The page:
Stephen Booth is Head of the Britain in the World Project at Policy Exchange.
It is still too early in the Coronavirus pandemic to grasp its long-term implications for international politics.
Two visions of international relations are being put forward, often reflecting the prejudices of their advocates. We are either headed for a future with a greater focus on national self-sufficiency, potentially leading to more international political conflict.
Alternatively, this is the moment for increased international cooperation that reflects the interconnected nature, for good and ill, of the world in which we live.
The eventual reality is unlikely to be so binary, since the crisis will reinforce both instincts and the policy response will require a bit of each. National borders may become thicker in response to the crisis, and yet the development and dissemination of a vaccine will be a global endeavour. Supply chains may need to be more resilient in future, but autarky clearly isn’t the answer.
Nowhere is this tension between the national and transnational more evident than within the EU, and the eurozone in particular, since it is both a collection of nations and in effect a quasi-state.
In my previous column, I noted that the initial response to the crisis – border closures and the stockpiling of medical equipment – had been characterised by uncoordinated national measures, with the EU institutions struggling to ensure that Europe’s internal borders remain open and that medical goods continue to be traded freely across the single market.
Over the last two weeks, the political and economic dividing lines exposed by the eurozone crisis nearly a decade ago have loomed large, with leaders at odds over how to finance a common economic response.
The European Central Bank (ECB) has once again been called on to do the heavy lifting, as countries increase national deficits to deal with the crisis. Its new Pandemic Emergency Purchase Programme (PEPP), a bond buying programme of up to €750bn, is more flexible and has less strings attached than previous ECB schemes. It has already had some success in reducing borrowing costs for countries, such as Italy, which are most in need.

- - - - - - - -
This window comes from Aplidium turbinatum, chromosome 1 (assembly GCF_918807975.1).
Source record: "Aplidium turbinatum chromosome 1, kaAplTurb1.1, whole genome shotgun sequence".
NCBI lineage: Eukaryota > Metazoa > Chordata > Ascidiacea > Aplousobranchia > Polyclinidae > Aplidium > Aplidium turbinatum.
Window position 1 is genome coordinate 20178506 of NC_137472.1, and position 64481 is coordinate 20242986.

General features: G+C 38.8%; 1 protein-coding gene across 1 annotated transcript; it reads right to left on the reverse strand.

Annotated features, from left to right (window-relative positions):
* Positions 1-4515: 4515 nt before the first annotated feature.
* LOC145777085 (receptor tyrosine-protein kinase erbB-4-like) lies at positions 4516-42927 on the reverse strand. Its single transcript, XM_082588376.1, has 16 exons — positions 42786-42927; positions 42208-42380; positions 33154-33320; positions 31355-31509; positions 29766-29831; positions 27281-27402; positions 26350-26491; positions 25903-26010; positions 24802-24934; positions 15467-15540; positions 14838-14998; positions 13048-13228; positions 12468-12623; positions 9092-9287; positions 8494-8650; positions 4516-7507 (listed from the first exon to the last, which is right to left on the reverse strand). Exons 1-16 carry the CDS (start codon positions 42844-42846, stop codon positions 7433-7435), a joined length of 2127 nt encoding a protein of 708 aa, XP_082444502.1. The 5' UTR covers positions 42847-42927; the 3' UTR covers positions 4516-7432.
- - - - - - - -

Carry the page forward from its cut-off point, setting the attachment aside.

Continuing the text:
However, the relaxation of the ECB’s usual restrictions under the PEPP is testing the boundaries of what is legally and politically acceptable in the so-called “frugal” member states, chiefly the Netherlands, Germany and Austria.
Under current rules, the ECB is unable to take a direct role in helping individual governments, unless a wider bailout programme has first been agreed by other member states.
In 2018, following legal cases brought in by Germany, the European Court of Justice specifically pointed to previous limitations on the ECB’s bond-buying activities when ruling that it was not breaching the ban on direct financing.
Eurozone leaders are therefore examining other means of collective action, rather than relying solely on the ECB. The politics of this are fraught. As the eurozone crisis eased and took the pressure off to enact further reforms, there was much unfinished business.
Supporters of a common eurozone treasury see this crisis as their chance to further the cause. Last week, nine EU member states, including France, Italy, Spain and Portugal, called on fellow governments to develop a common debt instrument – so-called “Coronabonds” – to increase the eurozone’s fiscal firepower and display European solidarity.